The government reduced the prices of petrol and diesel by Rs 2.50 per litre on October 4, 2018.
New Delhi: The government directive to state-owned fuel retailers to subsidise petrol and diesel will have a negative impact on their profitability and credit metrics, Fitch Ratings said on Friday.
While cutting excise duty by Rs 1.50 per litre, the government had on Thursday asked Indian Oil Corp (IOC), Bharat Petroleum Corp Ltd (BPCL) and Hindustan Petroleum Corp Ltd (HPCL) to absorb Re 1 per litre increase in fuel rates.
Fitch, however, said the ratings of the three firms will be unaffected as they are driven by state support. The ratings of BPCL and IOC are equalised with the sovereign, while that of HPCL is aligned with its parent, Oil and Natural Gas Corporation Ltd (ONGC).
"The government reduced the prices of petrol and diesel by Rs 2.50 per litre on October 4, 2018 in response to rapid increases since the start of the year - the diesel price in Delhi, for example, has risen by 27 per cent. "Excise duty on these fuels has been cut by Rs 1.50, but the state oil marketing companies (OMCs) have been directed to bear the cost of the additional Re 1 per litre," Fitch said.
Fuel prices will continue to be adjusted daily depending on future market moves, but the margins earned by OMCs have effectively been narrowed, which amounts to an implicit subsidy for consumers, it said.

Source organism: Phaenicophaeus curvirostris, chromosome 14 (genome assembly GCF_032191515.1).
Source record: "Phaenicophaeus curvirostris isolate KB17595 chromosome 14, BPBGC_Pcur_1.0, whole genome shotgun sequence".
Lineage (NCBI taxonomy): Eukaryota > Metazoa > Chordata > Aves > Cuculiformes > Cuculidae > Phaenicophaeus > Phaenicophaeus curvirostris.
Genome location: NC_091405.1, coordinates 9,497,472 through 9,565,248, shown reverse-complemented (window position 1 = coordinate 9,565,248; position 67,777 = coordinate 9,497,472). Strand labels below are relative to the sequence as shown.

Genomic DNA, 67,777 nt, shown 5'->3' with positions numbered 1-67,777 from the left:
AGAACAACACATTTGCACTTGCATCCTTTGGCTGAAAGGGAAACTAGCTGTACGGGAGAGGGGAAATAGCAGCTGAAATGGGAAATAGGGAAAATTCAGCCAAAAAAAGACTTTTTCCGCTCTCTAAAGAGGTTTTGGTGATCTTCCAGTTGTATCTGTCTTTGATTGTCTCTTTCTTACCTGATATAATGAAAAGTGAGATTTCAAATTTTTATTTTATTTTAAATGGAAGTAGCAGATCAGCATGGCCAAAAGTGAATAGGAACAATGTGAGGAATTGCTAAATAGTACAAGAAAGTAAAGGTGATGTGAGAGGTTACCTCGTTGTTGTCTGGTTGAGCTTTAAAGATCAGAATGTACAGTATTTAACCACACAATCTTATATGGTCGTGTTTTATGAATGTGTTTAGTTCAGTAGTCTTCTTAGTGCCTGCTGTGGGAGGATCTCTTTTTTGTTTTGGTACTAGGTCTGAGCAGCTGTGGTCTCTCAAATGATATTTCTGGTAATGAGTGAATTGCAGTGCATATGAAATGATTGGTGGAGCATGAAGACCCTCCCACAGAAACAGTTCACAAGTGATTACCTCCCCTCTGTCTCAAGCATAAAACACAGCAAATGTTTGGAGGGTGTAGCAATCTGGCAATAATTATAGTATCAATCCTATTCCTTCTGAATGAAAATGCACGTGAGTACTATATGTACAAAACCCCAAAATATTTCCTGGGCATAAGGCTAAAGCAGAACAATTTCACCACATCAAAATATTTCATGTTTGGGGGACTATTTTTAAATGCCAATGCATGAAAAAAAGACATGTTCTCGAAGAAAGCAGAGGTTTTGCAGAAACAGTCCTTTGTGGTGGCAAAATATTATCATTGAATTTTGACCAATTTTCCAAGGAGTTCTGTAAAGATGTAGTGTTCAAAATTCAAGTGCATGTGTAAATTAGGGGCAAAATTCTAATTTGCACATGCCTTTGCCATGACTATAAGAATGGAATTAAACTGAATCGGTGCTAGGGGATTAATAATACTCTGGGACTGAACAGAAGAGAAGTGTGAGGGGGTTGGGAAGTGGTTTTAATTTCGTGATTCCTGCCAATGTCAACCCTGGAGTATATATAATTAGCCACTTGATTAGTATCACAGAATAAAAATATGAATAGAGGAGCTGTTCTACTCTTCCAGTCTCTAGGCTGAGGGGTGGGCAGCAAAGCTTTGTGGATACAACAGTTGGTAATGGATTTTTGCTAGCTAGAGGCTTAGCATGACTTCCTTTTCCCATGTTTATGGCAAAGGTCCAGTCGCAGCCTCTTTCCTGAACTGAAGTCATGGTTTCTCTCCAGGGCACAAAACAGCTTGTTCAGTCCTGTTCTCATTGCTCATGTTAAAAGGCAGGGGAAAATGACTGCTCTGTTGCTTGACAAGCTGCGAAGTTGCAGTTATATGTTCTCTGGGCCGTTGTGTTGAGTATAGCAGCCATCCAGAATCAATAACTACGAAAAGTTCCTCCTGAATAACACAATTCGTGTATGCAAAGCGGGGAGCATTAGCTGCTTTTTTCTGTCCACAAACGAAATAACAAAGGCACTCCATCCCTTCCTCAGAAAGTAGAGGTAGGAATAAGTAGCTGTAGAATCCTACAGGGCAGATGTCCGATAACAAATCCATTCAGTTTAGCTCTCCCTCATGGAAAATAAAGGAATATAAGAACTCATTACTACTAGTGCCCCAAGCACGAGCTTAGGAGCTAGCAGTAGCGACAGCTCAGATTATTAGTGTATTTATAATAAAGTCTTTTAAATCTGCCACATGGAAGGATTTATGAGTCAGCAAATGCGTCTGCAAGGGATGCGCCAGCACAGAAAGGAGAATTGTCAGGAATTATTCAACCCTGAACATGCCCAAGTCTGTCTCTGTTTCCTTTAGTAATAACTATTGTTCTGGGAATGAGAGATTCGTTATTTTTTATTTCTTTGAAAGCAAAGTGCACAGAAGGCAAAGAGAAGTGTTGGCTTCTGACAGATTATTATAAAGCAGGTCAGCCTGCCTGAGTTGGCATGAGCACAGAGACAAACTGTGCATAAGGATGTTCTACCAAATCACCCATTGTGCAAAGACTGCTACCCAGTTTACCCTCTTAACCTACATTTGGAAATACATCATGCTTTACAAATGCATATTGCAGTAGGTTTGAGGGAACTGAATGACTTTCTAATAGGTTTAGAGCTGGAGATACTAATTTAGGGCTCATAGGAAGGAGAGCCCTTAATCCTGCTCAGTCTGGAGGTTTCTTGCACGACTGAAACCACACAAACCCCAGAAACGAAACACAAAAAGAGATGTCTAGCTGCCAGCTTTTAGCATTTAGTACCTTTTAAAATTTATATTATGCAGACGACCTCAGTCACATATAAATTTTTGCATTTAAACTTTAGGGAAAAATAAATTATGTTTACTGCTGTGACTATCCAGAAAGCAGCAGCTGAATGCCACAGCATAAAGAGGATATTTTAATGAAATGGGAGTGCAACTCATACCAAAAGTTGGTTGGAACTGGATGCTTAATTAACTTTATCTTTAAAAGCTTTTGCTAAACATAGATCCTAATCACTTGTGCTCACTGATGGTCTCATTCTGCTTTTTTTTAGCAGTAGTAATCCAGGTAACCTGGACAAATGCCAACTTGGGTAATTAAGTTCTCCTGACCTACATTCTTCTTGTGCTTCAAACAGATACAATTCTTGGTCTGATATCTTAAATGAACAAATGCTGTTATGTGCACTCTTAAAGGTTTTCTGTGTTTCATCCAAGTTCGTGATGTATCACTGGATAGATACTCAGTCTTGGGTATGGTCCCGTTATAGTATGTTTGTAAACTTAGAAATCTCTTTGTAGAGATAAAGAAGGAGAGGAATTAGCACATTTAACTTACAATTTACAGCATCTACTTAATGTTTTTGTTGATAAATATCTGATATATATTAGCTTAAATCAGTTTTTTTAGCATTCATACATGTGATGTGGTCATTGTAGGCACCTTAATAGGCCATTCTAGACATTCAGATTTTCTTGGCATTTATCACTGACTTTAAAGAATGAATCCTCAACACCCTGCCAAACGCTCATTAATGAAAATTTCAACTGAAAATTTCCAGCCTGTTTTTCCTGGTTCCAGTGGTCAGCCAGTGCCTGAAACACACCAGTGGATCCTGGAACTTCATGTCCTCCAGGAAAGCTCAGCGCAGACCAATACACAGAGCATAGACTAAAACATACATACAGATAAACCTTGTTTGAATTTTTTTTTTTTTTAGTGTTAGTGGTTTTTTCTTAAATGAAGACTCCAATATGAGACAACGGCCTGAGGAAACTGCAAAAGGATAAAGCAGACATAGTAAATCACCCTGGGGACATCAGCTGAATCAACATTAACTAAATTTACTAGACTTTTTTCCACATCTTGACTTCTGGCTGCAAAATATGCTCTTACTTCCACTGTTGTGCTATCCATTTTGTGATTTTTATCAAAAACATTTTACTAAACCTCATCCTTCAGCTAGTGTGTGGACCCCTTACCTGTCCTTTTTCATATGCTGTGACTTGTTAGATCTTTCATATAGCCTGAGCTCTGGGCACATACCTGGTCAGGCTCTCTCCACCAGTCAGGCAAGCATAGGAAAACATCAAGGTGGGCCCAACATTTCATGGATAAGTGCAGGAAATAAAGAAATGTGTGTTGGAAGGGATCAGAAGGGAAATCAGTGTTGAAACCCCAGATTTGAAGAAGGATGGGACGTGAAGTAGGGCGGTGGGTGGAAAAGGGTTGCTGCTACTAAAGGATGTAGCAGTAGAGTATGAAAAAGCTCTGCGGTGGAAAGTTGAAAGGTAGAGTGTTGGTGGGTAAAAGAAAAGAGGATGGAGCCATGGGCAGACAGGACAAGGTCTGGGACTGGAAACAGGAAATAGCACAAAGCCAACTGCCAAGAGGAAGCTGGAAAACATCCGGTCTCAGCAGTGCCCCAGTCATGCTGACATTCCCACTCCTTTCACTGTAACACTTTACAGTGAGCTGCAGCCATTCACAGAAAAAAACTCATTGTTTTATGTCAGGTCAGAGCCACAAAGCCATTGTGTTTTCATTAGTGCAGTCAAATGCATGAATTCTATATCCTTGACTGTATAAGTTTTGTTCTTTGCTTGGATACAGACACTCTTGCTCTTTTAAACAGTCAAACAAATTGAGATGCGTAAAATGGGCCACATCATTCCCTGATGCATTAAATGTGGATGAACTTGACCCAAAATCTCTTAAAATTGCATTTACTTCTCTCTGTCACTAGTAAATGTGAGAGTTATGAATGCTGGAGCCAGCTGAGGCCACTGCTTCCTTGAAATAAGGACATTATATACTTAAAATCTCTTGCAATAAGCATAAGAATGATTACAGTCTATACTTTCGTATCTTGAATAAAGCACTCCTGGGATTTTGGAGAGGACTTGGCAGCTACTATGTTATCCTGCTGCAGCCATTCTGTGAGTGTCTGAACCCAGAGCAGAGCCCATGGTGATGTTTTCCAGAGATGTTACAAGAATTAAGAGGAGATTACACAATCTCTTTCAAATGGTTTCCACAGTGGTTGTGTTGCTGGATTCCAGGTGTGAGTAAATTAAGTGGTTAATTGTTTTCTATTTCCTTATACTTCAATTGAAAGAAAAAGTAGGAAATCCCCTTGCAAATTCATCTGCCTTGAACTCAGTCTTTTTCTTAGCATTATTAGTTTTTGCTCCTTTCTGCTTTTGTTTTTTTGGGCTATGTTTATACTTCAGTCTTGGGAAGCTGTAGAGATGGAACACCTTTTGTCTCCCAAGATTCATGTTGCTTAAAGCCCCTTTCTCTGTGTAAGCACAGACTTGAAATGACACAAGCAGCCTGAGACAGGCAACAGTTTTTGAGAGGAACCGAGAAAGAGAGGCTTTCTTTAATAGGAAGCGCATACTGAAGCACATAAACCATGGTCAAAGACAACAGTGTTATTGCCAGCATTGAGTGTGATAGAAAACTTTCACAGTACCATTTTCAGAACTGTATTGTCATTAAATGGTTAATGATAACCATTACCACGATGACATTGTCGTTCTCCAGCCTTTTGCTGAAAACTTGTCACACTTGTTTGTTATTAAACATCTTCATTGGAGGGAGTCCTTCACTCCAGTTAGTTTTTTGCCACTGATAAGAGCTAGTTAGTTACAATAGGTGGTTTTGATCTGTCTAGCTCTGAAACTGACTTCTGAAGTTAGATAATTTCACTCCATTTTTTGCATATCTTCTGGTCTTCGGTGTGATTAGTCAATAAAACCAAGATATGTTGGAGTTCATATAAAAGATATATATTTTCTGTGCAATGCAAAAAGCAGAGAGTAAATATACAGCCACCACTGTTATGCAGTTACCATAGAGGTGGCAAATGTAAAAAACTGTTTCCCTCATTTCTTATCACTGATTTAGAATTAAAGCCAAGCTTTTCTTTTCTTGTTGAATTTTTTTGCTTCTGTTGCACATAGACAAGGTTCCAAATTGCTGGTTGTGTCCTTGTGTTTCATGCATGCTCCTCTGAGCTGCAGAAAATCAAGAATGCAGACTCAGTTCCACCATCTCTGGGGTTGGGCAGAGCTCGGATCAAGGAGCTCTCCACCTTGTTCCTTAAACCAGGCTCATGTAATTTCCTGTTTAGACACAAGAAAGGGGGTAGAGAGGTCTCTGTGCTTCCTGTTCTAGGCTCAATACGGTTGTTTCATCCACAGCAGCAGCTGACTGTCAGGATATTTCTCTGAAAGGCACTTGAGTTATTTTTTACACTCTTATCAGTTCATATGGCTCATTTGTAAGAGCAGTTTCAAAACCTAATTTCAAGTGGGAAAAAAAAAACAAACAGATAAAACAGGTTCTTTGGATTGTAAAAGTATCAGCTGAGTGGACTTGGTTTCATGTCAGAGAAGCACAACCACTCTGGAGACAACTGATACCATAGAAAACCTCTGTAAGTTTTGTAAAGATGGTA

"The fuel-price reduction also highlights the regulatory risks for Indian OMCs as a result of rising crude oil prices and the weakening rupee," it said.
"The elections due in 2019 further increase the risk of price controls if crude oil prices continue to rise or the rupee depreciates further. India liberalised fuel prices in 2014 and moved to daily revision in fuel prices in June 2017.
Fitch believes that any further reversal of these fuel-price reforms will be negative for the OMCs' financial profiles and could affect the investment climate in the sector.
The government has also requested the state governments to cut local taxes to further reduce fuel prices.
"We estimate that the Re 1 per litre cut absorbed by the OMCs will push up their net leverage (net adjusted debt/ EBITDAR) by 0.5x to 1.5x on an annualised basis, with the impact highest for HPCL, given its larger share of earnings from marketing operations.
"In the case of HPCL and IOC, the reduction in profits will add to debt requirements to fund large ongoing capex," it said.
Rising crude prices and the depreciating currency are also increasing the working capital requirements of OMCs, driving up debt levels. Fitch expects HPCL's net leverage (including proportionate consolidation of HPCL-Mittal Energy Limited) to rise to 3.0x-3.5x for the year ending March 2019 (FY19) and deteriorate considerably thereafter if the new policy is kept in place through FY20.
This could significantly reduce the headroom available to HPCL's current standalone profile of 'BB'.
"We expect BPCL's net leverage (including proportionate consolidation of Bharat Oman Refinery Limited) to increase modestly to beyond 2.5x and that of IOC to reach 3x during FY19," it said.